J.C. Penney: Refuting The Long Argument

| About: J.C. Penney (JCP)


I argue against going long as the high expectations of a turnaround are unlikely to be met or exceeded.

The company will report earnings in a few weeks, when the stock will be prone to heavy volatility.

Other contributors are too optimistic in the current market.

J.C. Penney (NYSE:JCP) is the turnaround story that you've been waiting for. In fact, you've been waiting for several, several years. While different CEOs have orchestrated different directions for the company, the analyst camp is back to thinking that the third time is the charm - that CEO Marvin Ellison can pull this company and it's equity out of the gutter and restore it to former glory. This is undoubtedly a tall task and I think that analysts are overbearing in their optimism, especially with the broader market being swollen with pessimism. I would not allocate capital to a J.C. Penney long position and would instead keep that cash on the sidelines or invest it in a reliable, current income equity.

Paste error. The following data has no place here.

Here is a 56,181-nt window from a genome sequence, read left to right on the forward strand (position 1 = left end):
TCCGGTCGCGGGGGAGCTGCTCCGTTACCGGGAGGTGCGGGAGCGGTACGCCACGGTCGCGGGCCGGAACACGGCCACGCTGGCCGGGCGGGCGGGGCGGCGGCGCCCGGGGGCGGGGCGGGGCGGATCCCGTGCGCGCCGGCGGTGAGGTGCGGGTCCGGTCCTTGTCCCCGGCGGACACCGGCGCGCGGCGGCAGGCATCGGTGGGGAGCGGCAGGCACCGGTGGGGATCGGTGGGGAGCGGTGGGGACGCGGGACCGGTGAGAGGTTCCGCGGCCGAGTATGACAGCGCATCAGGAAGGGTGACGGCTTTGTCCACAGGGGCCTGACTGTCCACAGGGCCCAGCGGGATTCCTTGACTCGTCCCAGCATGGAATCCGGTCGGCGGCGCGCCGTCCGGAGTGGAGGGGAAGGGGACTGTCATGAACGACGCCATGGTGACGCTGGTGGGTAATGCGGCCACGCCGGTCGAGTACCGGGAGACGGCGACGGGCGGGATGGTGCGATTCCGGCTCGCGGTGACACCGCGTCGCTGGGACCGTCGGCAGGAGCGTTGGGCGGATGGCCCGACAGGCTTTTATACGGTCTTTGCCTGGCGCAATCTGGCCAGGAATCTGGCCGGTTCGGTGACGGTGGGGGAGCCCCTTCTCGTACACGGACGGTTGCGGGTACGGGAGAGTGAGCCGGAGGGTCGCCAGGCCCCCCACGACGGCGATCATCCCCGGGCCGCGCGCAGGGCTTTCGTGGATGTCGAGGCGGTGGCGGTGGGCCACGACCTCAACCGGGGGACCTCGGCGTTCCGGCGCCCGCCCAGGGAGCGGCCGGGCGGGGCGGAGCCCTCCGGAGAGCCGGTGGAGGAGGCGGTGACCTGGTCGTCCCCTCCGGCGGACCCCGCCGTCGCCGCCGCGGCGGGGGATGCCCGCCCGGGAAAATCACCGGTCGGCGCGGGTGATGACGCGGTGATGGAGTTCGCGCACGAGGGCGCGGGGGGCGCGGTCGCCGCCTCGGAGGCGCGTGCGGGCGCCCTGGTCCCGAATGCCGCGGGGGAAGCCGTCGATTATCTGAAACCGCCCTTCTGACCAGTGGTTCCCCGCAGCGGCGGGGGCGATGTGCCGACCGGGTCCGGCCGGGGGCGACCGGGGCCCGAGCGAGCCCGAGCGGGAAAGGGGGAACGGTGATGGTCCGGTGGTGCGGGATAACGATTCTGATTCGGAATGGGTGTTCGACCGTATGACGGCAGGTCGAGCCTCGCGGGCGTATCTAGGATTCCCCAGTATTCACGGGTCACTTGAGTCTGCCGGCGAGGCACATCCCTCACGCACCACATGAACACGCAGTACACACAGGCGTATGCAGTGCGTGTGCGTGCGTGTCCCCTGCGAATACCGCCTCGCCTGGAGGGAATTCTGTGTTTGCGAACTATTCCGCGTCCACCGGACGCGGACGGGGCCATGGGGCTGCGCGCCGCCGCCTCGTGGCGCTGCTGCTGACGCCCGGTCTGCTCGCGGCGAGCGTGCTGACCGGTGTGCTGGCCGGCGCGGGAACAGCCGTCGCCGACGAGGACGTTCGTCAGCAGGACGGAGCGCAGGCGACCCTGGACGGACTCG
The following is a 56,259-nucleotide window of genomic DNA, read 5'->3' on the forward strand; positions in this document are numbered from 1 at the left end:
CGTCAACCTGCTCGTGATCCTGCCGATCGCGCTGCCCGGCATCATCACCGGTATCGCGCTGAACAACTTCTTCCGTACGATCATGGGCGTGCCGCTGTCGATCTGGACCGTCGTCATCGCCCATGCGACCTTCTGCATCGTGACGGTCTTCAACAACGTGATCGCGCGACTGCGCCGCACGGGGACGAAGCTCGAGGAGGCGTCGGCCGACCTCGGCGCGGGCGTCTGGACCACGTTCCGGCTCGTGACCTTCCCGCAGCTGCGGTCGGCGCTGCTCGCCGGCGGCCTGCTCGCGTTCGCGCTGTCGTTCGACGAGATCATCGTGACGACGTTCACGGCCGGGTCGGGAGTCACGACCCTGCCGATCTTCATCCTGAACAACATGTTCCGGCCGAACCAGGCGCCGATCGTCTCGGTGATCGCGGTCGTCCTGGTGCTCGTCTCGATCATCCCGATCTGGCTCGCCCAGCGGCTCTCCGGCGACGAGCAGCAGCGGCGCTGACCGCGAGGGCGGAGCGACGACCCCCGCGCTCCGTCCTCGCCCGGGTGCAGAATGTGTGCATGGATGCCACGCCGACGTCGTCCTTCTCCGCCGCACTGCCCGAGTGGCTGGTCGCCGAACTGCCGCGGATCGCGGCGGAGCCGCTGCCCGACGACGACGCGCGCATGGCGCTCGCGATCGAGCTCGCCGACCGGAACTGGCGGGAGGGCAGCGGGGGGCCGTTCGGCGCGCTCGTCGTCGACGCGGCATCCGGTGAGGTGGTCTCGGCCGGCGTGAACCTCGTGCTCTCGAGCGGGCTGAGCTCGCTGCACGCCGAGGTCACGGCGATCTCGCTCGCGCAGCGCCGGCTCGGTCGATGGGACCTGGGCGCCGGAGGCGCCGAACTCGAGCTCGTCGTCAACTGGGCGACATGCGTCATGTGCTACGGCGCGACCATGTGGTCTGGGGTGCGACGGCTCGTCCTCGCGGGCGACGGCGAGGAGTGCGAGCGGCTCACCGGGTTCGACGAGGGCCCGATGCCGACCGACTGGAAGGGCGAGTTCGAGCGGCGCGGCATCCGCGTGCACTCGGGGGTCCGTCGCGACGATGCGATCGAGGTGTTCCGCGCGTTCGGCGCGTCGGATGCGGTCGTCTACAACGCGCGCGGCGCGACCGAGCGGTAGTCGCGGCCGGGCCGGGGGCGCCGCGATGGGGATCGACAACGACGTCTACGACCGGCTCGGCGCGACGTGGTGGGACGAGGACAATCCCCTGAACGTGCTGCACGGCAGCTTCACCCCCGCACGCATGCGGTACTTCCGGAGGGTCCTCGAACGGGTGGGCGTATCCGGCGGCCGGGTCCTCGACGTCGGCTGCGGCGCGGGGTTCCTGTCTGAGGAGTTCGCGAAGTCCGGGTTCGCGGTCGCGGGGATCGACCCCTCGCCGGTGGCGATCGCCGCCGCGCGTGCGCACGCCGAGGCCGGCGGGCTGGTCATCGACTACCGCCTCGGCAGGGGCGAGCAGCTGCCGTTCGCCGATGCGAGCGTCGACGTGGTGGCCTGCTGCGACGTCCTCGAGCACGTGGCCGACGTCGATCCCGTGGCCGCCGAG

Are The Shorts Running Out Of Steam?

An article on Seeking Alpha was written just before the end of 2015, by an exceptional contributor, Seth Golden. The article was a direct dismissal of my previous article on J.C. Penney, which you can view here. Seth makes some excellent points and I'd like to address his bullish case for JCP.

First and foremost, Seth believes JCP is better managed than before. While results and consistency in those results will ultimately dictate if CEO Marvin Ellison is capable of being a great CEO and an even greater leader, I don't deny that the company is taking steps in the right direction to create longevity and that's exactly what you want to see from new management. Past performance does not dictate future results, so Marvin Ellison gets a fresh slate.